NARI team at Kerevat has been commended in addressing various aspects on the commercialisation and development of galip in the 20 years.
Positive steps are being taken to make the galip industry more sustainable in the next 10 years.
The second phase of the ‘Enhancing private sector-led development of the Canarium industry in PNG’ project coming into effect this year is expected to build on some of the research and development activities from the previous project, to firm up and establish a commercially viable industry, with benefits trickling down to rural farmers and resource owners of the indigenous PNG nut.
The project is funded by ACIAR and includes collaborations with University of Sunshine Coast and University of Adelaide and NARI.
Research and development work will centre around four objectives.
1. Improve the commercial viability and kernel spoilage and providing additional income to nut suppliers. Another aspect it will look at are medium-scale processing techniques to improve profitability of processing and contribute to value chain optimisation, revenue streams, profit potential and investments.
2. Establish sustainable value chains to foster private sector market development. This work will require research on market demand and potential for different galip products (nuts, oil, by-products) in the domestic PNG market and the type of products and market segments which are most profitable and sustainable.
There is also opportunity to look at export market potential for different galip nut products.
3. Empower women to participate in the galip value chain by trying to understand what are the labour inputs and financial returns for smallholders and microenterprises growing and selling galip, what smallholder processing methods are recommended to improve returns to smallholders/tree owners and to ensure reliable supply and quality to processors.
This includes extension and training support and development of best-practice management.
A key component in this area is to identify the factors that enable microenterprises and female entrepreneurs to participate in Canarium value adding and what gender dimensions influence participation in the galip value chain.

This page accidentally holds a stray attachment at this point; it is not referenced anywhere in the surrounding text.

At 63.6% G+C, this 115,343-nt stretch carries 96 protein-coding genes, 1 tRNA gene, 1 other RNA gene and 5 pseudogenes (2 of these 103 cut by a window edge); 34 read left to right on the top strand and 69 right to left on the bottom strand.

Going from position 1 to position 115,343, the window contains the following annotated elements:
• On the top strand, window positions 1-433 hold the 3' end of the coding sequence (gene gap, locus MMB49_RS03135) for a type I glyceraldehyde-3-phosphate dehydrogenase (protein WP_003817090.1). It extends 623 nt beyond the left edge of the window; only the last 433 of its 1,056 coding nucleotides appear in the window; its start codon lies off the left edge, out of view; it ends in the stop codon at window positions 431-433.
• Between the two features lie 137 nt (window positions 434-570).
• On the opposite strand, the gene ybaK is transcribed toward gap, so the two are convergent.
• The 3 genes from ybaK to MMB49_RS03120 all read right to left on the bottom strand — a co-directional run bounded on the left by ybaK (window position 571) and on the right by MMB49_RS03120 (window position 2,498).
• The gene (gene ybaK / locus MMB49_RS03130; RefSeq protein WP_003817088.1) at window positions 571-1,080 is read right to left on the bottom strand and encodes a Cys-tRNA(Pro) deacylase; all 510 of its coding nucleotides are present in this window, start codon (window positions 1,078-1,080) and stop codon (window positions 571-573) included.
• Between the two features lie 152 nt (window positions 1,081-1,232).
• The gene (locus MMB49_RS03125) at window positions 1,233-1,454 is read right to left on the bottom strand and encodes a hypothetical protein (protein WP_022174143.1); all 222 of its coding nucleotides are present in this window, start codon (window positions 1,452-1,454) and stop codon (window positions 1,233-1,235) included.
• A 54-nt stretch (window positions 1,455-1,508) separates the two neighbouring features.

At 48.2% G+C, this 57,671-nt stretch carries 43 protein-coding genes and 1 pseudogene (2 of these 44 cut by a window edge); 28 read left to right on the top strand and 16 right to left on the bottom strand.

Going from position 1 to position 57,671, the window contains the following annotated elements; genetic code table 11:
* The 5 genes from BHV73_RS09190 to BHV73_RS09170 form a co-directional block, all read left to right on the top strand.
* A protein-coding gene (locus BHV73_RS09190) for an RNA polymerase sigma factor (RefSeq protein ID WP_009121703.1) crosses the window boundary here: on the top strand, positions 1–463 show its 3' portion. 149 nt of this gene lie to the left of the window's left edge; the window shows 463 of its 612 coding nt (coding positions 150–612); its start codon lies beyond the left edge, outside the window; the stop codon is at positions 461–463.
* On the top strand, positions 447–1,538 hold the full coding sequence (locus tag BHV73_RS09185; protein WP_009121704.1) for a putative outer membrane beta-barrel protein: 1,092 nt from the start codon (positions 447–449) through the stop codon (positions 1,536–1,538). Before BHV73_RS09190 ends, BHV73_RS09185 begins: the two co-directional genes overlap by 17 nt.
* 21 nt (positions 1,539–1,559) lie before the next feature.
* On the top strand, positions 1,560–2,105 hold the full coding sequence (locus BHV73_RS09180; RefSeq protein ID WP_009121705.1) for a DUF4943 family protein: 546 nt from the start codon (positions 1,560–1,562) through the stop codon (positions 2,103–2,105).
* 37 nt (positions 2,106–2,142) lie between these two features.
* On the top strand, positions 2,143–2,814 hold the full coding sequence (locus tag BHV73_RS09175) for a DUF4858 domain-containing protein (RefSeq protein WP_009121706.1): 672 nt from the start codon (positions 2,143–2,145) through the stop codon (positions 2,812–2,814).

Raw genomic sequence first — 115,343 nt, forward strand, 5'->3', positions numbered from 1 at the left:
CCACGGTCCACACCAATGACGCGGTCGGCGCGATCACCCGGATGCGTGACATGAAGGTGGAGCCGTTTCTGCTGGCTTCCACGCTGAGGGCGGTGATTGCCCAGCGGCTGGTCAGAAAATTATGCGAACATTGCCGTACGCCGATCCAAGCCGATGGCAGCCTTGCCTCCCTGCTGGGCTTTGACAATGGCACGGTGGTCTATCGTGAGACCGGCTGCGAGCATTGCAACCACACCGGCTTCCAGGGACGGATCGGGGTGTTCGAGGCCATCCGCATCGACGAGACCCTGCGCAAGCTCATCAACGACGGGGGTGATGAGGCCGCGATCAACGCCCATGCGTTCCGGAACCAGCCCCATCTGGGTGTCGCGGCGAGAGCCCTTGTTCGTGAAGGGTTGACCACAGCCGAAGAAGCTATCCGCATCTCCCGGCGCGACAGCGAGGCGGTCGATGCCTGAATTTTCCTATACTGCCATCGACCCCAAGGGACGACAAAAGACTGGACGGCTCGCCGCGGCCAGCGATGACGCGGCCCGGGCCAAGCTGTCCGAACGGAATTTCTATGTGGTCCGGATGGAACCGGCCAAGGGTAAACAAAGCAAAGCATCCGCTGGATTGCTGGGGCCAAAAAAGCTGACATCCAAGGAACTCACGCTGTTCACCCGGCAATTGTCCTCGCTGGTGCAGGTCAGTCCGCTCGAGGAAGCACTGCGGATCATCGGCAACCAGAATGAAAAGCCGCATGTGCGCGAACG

4. Enhance nut supply and quality by improving production of galip nuts.
Proposed research activities will include recommended harvesting systems for improved returns at reduced labour costs to smallholders/tree owners to ensure reliable supply, galip weevil damage levels and its effect on tree health, variability in fruit production and nut size between trees from different sources and breeding systems.
A project inception meeting held in Kerevat in February brought together personnel from the collaborating institutions including some of the processors in East New Britain like Devine Management Services, Niugini Organics and Equanut and the Autonomous Region of Bougainville to discuss what the project sets out to achieve.
Deputy Director General Dr Akkinapally Ramakrishna in his remarks expressed the institute’s appreciation to European Union for funding galip research for over 20 years.
Dr Ramakrishna commended the team for developing the project to address various aspects of development and commercialization and challenged all stakeholders to think as a team, set out a galip roadmap that captures all areas to be a viable and sustainable industry, five to 10 years from now.
Nora Devoe, ACIAR Forestry program manager, in opening discussions said the vision of the project is something about people coming together to grow and make something.
She said, “The vision and idea that ACIAR is bringing is private sector led. In other words, we are not the developers, we are catalysts, facilitators, coordinators, technical resource, but we need the private sector to be the industry. That’s the whole idea”.
Ms Devoe expressed ACIAR’s continued support in this project through funding by the Australian government is for the benefit of the small farmers, the people who have the trees, and collect the galip nuts.